Good old Brian Giles. One of these days I'm gonna type up a post about how he worked at my high school before making it to the bigs. These are more "cards I missed out on" from during the time when I was still a big Padres fan, but not an active card collector. Happy to get these cards, as they're "new to me" and help me reminisce about the days I'd watch nearly every game on Channel 4.

Hey look, non-Padres related cards! Well, a case could be made for Ozzie, but Tony Perez and Ryne Sandberg never suited up for San Diego. I think these might be my first ever Allen & Ginter cards, believe it or not. I know it's not an opinion shared by many-- if any!-- fellow collectors, but this product line just doesn't interest me in the slightest. (Not to look a gift horse in the mouth here; I do like these particular guys! Great cards!) The "sketch" look of the fronts, and the spelled-out stats on the back ("one thousand three hundred fifty-two runners batted inward, tally-ho, governor") just turn me off. I like turning over a card and soaking up the stats, not feeling like I'm reading a wedding invitation. I get the nostalgia angle, but A&G just doesn't work for me.

A bunch of McGriffs! Some of these I already had, but still! Gotta love the Crime Dog.

Finally, here's a nice looking Jake Peavy card. Makes me miss the days San Diego put a competitive team on the field. Jake's still out there pitching for somebody (Red Sox, right?), compiling a fine career. Good for him.

Ok, that's all the cards I have the energy to take pictures of and write about for now, but trust me I could go on and on. Refractors, autographs, lots of neat cards. Again, big thanks to Backstop Cards for making my first online baseball card trade such a good one. Next time we trade I'll have to try to balance the scales a bit.

And again, if anybody else is down for a trade, please check out my wantlist and get in touch. Thanks!

Wednesday, September 18, 2013

The Worst-Condition Card I Own

I once heard about how Bob Costas carries an old Mickey Mantle baseball card in his wallet, and has had the same card with him since he was a kid. That always sounded like a cool story to me. Sure, the monetary value of a beat up card like that wouldn't be much compared to one that's been safely sealed away for decades, but it sure would feel like you got your money's worth out of it!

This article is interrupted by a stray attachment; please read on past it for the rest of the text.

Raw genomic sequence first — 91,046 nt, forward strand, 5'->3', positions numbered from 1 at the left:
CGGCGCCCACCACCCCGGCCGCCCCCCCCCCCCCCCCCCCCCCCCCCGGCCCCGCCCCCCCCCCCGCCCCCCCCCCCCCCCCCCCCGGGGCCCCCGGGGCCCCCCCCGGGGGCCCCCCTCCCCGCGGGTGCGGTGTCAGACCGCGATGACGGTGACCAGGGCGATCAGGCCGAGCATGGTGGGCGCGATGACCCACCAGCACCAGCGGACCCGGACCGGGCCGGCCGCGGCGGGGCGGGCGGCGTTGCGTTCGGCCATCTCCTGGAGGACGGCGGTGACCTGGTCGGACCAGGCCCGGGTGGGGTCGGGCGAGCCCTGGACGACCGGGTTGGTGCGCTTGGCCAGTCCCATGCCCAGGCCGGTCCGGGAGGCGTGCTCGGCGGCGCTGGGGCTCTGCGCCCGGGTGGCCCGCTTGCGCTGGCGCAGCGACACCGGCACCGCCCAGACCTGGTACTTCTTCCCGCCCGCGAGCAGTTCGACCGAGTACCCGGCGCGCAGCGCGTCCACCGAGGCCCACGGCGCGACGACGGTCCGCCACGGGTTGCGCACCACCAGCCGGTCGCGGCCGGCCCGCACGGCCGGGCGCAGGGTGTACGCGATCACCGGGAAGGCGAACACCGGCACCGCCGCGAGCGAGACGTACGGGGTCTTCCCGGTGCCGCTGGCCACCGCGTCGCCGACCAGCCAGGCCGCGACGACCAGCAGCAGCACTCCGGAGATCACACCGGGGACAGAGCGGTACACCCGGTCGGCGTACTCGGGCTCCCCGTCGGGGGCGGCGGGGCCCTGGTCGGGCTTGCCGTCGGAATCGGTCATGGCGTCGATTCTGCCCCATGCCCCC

The closest thing I have to that is the above 1992 Fleer Ultra Tony Gwynn insert. My friend Doug and I found it on the sidewalk or something about 20 years ago. While it was in much better condition then than it is now, it was by no means mint. Plus it was kind of a cheesy card too, with Tony posing with a little girl. (Yes, from a more mature perspective, it's a sweet, caring card about helping abused children, but from a teenage boy's perspective, it's more like, "WTF? It's a baseball card with Gwynn holding a little kid!? LOL") Instead of adding it into one of our collections, the card got thrown into my car. And it stayed there for a long time, eventually becoming somewhat of a good luck charm, I guess. For a while, it hung out on the dash, which is how it got so bleached out, thanks to years in the Southern California sun. Eventually it graduated (retired?) to the glove compartment. And all these years later, I still like keeping it in the glove box of my current car. It's special to me, and nice to have along for a trip. Tony and his kind heart help guide me through life's bumpy roads and along the righteous path. Or something like that. It's a neat card, anyways.

Hmm.. Looking into this card more, it turns out this card isn't actually in the '92 Fleer Ultra set, but is rather an oddball that must've been available through some special giveaway or something. I know Tony has a big "commemorative salute" insert set in '92 Fleer Ultra, so I assumed this was one of those. But nope, it's a "1992 Casa de Amparo Fleer Tony Gwynn #1". I couldn't find another copy for sale anywhere or even a picture on Google, so now I'm thinking this card might actually be somewhat scarce and have some theoretical monetary value to it! Oh well, a little late for me to slip it into a top-loader at this point. If any of you Gwynn supercollectors out there have more info on this card, let me know.

Wait-- hold on--